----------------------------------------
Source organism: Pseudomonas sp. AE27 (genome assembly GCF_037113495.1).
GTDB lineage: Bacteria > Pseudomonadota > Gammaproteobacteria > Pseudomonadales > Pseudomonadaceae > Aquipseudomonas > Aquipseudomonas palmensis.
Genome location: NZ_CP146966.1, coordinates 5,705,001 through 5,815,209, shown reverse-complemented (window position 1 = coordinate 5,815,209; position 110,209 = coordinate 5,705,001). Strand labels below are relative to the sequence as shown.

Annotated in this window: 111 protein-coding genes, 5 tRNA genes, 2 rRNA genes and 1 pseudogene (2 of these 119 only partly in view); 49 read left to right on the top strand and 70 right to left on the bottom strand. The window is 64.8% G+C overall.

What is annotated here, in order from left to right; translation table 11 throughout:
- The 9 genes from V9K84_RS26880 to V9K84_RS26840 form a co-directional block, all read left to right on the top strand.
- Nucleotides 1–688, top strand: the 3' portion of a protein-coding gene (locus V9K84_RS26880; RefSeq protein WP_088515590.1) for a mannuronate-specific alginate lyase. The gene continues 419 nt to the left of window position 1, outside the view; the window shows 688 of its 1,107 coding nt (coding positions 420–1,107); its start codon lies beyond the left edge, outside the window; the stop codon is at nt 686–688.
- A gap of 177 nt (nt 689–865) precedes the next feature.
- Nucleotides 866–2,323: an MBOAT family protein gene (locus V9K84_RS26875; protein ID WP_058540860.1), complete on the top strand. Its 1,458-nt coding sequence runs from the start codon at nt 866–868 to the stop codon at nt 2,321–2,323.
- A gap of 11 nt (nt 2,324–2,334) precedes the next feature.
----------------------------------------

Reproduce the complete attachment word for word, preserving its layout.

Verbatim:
Source organism: Pseudomonas sp. AE27 (genome assembly GCF_037113495.1).
GTDB lineage: Bacteria > Pseudomonadota > Gammaproteobacteria > Pseudomonadales > Pseudomonadaceae > Aquipseudomonas > Aquipseudomonas palmensis.
Genome location: NZ_CP146966.1, coordinates 5,705,001 through 5,815,209, shown reverse-complemented (window position 1 = coordinate 5,815,209; position 110,209 = coordinate 5,705,001). Strand labels below are relative to the sequence as shown.

Annotated in this window: 111 protein-coding genes, 5 tRNA genes, 2 rRNA genes and 1 pseudogene (2 of these 119 only partly in view); 49 read left to right on the top strand and 70 right to left on the bottom strand. The window is 64.8% G+C overall.

What is annotated here, in order from left to right; translation table 11 throughout:
- The 9 genes from V9K84_RS26880 to V9K84_RS26840 form a co-directional block, all read left to right on the top strand.
- Nucleotides 1–688, top strand: the 3' portion of a protein-coding gene (locus V9K84_RS26880; RefSeq protein WP_088515590.1) for a mannuronate-specific alginate lyase. The gene continues 419 nt to the left of window position 1, outside the view; the window shows 688 of its 1,107 coding nt (coding positions 420–1,107); its start codon lies beyond the left edge, outside the window; the stop codon is at nt 686–688.
- A gap of 177 nt (nt 689–865) precedes the next feature.
- Nucleotides 866–2,323: an MBOAT family protein gene (locus V9K84_RS26875; protein ID WP_058540860.1), complete on the top strand. Its 1,458-nt coding sequence runs from the start codon at nt 866–868 to the stop codon at nt 2,321–2,323.
- A gap of 11 nt (nt 2,324–2,334) precedes the next feature.